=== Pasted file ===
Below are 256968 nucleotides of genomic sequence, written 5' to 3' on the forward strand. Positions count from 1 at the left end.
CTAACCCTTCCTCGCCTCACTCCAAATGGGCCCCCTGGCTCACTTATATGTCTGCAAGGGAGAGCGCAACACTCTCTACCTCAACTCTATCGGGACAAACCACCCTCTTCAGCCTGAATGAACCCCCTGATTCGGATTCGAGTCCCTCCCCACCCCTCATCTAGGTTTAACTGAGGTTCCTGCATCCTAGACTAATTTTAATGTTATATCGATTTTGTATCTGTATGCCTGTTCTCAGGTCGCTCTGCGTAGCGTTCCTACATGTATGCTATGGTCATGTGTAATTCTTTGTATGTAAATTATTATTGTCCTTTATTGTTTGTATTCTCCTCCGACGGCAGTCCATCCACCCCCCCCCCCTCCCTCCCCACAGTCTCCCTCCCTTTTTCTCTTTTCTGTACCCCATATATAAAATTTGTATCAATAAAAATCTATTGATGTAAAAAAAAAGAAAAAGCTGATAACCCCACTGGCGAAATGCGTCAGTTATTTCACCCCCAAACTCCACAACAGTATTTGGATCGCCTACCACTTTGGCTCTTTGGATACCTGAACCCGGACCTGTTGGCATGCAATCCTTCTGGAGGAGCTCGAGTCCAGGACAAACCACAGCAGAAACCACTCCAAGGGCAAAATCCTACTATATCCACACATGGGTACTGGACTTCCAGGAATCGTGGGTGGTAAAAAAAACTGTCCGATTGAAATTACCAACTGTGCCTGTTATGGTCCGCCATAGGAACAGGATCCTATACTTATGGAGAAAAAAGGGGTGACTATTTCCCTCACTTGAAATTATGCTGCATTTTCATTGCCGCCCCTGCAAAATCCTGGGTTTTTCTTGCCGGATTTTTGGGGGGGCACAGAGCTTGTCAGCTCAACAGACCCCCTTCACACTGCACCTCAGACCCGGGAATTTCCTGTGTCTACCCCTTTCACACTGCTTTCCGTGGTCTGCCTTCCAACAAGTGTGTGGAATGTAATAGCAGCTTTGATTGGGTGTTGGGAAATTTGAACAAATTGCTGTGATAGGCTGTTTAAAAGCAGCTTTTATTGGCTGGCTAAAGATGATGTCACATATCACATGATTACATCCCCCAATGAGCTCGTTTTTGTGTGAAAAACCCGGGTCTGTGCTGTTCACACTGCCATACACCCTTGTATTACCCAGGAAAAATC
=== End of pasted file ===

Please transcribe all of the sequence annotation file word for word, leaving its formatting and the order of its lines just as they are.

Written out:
Below are 256968 nucleotides of genomic sequence, written 5' to 3' on the forward strand. Positions count from 1 at the left end.
CTAACCCTTCCTCGCCTCACTCCAAATGGGCCCCCTGGCTCACTTATATGTCTGCAAGGGAGAGCGCAACACTCTCTACCTCAACTCTATCGGGACAAACCACCCTCTTCAGCCTGAATGAACCCCCTGATTCGGATTCGAGTCCCTCCCCACCCCTCATCTAGGTTTAACTGAGGTTCCTGCATCCTAGACTAATTTTAATGTTATATCGATTTTGTATCTGTATGCCTGTTCTCAGGTCGCTCTGCGTAGCGTTCCTACATGTATGCTATGGTCATGTGTAATTCTTTGTATGTAAATTATTATTGTCCTTTATTGTTTGTATTCTCCTCCGACGGCAGTCCATCCACCCCCCCCCCCTCCCTCCCCACAGTCTCCCTCCCTTTTTCTCTTTTCTGTACCCCATATATAAAATTTGTATCAATAAAAATCTATTGATGTAAAAAAAAAGAAAAAGCTGATAACCCCACTGGCGAAATGCGTCAGTTATTTCACCCCCAAACTCCACAACAGTATTTGGATCGCCTACCACTTTGGCTCTTTGGATACCTGAACCCGGACCTGTTGGCATGCAATCCTTCTGGAGGAGCTCGAGTCCAGGACAAACCACAGCAGAAACCACTCCAAGGGCAAAATCCTACTATATCCACACATGGGTACTGGACTTCCAGGAATCGTGGGTGGTAAAAAAAACTGTCCGATTGAAATTACCAACTGTGCCTGTTATGGTCCGCCATAGGAACAGGATCCTATACTTATGGAGAAAAAAGGGGTGACTATTTCCCTCACTTGAAATTATGCTGCATTTTCATTGCCGCCCCTGCAAAATCCTGGGTTTTTCTTGCCGGATTTTTGGGGGGGCACAGAGCTTGTCAGCTCAACAGACCCCCTTCACACTGCACCTCAGACCCGGGAATTTCCTGTGTCTACCCCTTTCACACTGCTTTCCGTGGTCTGCCTTCCAACAAGTGTGTGGAATGTAATAGCAGCTTTGATTGGGTGTTGGGAAATTTGAACAAATTGCTGTGATAGGCTGTTTAAAAGCAGCTTTTATTGGCTGGCTAAAGATGATGTCACATATCACATGATTACATCCCCCAATGAGCTCGTTTTTGTGTGAAAAACCCGGGTCTGTGCTGTTCACACTGCCATACACCCTTGTATTACCCAGGAAAAATC